Qatar Airways has stated again that they plan to open an airline in India. Qatar Airways CEO Akbar Al Baker said in a statement to the french media ““We will launch an airline in India which will have a fleet of at least 100 aircraft”.
This is not the first time they have stated their plans, as last March they initially announced the news, and an airline spokesperson had then said the application will be made ‘soon’.
Image credit: Boarding Area
WestJet’s new discount airline ‘Swoop’ kicks off with the promise of $7.50 one-way flights between British Columbia and Ontario for customers who book before the 4th of February. The offer comes with a number of blackout dates and restrictions, but according to the airline, amounts to a $0 base fare plus taxes and fees. Swoop says it will have 500 seats available for the $0 base price from June 20th to September 4th, and will have another 1,500 available from September 5th to December 13th.
Other one-way sales on the site include $37 for a flight from Hamilton to Halifax, $39 to go from Edmonton to Abbotsford and $41 to go from Halifax to Hamilton, setting the bar sky-high for its debut year.
Image credit: Swoop
Hong-Kong based airline Cathay Pacific debuted their new in-flight video series "Travel Well With Yoga” dedicated to yoga and meditation for flights, as part of their new campaign ‘Life Well Travelled’. All the moves are designed to be performed while sitting, for passengers to use before, during, and after a flight.
The in-flight program is a collaborative effort between Cathay Pacific and Pure Yoga, and consists of six videos focused on recommended yoga and meditation exercises designed to improve circulation, enhance joint mobility, and ease travel anxiety.
Cathay Pacific Entertainment platforms and connectivity manager Simon Cuthbert says: "We all know that sitting still for a long period of time can be uncomfortable. The need to get up, move and get your blood pumping is important during a flight. Yoga is an innovative way to do this. There are a series of exercises that can easily be done from an economy class seat whilst other moves are suitable for after the flight in your hotel."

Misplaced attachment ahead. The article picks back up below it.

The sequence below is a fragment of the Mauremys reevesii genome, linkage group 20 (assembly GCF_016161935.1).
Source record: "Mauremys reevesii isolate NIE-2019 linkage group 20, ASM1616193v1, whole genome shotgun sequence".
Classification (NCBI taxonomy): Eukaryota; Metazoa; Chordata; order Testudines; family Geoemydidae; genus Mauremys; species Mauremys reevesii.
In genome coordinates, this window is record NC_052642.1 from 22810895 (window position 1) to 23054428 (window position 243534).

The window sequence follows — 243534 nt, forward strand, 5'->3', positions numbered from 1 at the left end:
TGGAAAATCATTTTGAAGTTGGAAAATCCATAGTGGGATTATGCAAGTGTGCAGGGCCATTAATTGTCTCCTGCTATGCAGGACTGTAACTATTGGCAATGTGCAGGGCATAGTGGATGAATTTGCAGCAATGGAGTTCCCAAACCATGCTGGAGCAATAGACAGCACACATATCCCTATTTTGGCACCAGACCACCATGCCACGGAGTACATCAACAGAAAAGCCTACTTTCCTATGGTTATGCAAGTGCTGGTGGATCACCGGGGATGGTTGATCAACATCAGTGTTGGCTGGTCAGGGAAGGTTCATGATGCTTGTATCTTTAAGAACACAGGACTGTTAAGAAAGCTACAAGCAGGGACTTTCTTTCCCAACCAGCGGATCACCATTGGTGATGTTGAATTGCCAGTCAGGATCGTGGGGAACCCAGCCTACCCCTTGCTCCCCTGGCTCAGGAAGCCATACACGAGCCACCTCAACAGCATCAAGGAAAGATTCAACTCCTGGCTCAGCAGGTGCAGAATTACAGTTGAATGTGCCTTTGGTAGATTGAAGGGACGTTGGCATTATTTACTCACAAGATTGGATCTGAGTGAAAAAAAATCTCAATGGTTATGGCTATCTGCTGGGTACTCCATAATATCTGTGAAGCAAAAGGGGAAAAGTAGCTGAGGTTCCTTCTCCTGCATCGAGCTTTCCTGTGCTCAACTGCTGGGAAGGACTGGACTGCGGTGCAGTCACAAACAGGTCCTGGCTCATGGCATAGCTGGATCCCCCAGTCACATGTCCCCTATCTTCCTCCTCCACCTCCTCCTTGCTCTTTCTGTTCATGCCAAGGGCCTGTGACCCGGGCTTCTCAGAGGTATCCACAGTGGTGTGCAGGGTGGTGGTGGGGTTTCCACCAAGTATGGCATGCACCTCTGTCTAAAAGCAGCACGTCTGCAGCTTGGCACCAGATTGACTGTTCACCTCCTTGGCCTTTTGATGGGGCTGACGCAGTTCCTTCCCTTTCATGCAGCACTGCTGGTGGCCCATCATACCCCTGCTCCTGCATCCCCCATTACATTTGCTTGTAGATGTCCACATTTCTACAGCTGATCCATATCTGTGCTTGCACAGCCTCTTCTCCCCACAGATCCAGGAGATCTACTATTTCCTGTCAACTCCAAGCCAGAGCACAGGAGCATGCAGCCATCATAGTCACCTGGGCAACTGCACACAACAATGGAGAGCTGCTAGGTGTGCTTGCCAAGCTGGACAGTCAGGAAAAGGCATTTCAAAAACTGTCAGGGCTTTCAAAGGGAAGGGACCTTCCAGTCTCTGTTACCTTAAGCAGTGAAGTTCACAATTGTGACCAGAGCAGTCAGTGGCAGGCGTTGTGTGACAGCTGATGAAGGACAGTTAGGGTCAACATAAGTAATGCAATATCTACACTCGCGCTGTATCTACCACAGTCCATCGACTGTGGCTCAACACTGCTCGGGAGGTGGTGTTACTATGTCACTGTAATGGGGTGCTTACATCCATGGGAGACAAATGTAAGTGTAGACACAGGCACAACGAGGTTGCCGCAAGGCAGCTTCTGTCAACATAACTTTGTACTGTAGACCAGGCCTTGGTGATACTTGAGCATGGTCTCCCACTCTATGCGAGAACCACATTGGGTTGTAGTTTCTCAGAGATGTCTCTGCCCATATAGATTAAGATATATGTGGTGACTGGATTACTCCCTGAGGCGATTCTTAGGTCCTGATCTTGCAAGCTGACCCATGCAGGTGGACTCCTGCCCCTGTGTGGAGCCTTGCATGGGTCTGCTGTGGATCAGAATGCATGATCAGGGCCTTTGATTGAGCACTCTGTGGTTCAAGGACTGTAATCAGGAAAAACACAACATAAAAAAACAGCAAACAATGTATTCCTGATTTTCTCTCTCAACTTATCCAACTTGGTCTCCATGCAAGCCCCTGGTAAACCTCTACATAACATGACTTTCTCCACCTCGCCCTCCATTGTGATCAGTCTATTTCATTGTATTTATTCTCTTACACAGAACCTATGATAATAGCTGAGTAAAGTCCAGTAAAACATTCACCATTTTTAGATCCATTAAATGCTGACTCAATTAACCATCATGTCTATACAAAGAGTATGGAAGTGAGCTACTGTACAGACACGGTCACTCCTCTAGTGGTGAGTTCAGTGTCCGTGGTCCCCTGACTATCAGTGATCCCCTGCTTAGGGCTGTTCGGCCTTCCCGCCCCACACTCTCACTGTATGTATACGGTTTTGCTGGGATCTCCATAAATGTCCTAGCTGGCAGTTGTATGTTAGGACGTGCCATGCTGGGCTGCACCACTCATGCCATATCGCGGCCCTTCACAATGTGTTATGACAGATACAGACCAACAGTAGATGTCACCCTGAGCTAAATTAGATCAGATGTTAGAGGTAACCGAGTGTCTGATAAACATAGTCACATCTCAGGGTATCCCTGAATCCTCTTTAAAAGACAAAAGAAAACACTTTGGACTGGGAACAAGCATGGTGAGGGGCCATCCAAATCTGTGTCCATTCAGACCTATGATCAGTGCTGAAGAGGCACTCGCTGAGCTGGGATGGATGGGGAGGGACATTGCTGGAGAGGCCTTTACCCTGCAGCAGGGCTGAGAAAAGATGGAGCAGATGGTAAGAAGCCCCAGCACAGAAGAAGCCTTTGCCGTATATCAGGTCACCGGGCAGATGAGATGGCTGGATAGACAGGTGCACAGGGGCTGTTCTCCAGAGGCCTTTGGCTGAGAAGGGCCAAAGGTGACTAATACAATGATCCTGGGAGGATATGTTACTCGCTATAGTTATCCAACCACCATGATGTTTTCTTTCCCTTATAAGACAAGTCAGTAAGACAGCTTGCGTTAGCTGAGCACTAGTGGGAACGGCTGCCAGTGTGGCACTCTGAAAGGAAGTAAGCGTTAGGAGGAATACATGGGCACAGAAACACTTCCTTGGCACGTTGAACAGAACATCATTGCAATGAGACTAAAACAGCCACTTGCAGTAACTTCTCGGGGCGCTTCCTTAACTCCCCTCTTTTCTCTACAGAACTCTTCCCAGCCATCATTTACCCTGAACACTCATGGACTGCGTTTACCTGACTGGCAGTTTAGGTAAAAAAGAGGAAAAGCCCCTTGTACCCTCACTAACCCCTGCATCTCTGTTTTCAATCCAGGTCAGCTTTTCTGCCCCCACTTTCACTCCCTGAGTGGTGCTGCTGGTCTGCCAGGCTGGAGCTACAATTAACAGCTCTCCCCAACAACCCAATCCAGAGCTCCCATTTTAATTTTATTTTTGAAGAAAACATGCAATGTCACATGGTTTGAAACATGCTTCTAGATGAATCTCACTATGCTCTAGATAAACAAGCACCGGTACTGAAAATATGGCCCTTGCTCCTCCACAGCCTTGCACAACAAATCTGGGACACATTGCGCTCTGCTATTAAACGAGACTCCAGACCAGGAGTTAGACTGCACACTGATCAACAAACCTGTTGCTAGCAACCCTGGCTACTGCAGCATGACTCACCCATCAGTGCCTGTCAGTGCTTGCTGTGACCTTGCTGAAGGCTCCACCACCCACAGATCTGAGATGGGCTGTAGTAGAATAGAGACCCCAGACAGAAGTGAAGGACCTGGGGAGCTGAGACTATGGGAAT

Image credit: Marketing Interactive
The ‘Google Flights’ search engine will use its advanced machine learning algorithms and understanding of historical data to predict delays before they’ve even been flagged by the airlines themselves. This will be especially useful for those on basic economy flights, as delays and unexpected changes are common
Google uses a combination of data and A.I. technology that mean it can predict some delays in advance of any sort of official confirmation. Google adds that it won’t flag these in the app until it’s at least 80% confident in the prediction, so you should still head for your flight on time, just be prepared for what’s to come!
You can track the status of your flight by searching for your flight number or the airline and flight route, the delay information will then appear in the search results.
Image credit: Tech Crunch
On Saturday, an “emotional support” peacock (named Dexter) was barred from boarding a cross-country flight out of New Jersey's Newark Liberty International Airport despite having his own ticket. Dexter the peacock is just one of the many strange and exotic ‘support animals’ that passengers have tried to fly with.
As you might expect, the majority of therapy animals are dogs and cats, but in the past skunks, turkeys, kangaroos and potbellied pigs have all flown on airlines before. So why not Dexter? Well, animals that airlines are not required to accommodate include snakes, reptiles, ferrets, rodents, sugar gliders and spiders (all of which passengers have attempted to bring on flights, noted Delta).
But what about peacocks?
“There are a number of reasons why Dexter was turned away,” according to a spokesperson for United Airlines including his “Weight and size.” “We explained this to the customer on three separate occasions before they arrived at the airport,” United added.
In the end, it seems a little far-fetched that a peacock would ever be allowed to fly cage-free in a plane’s cabin, but it does raise some questions on airlines tightening restrictions on emotional support animals, and what that could for people who actually need to travel with these animal companions.
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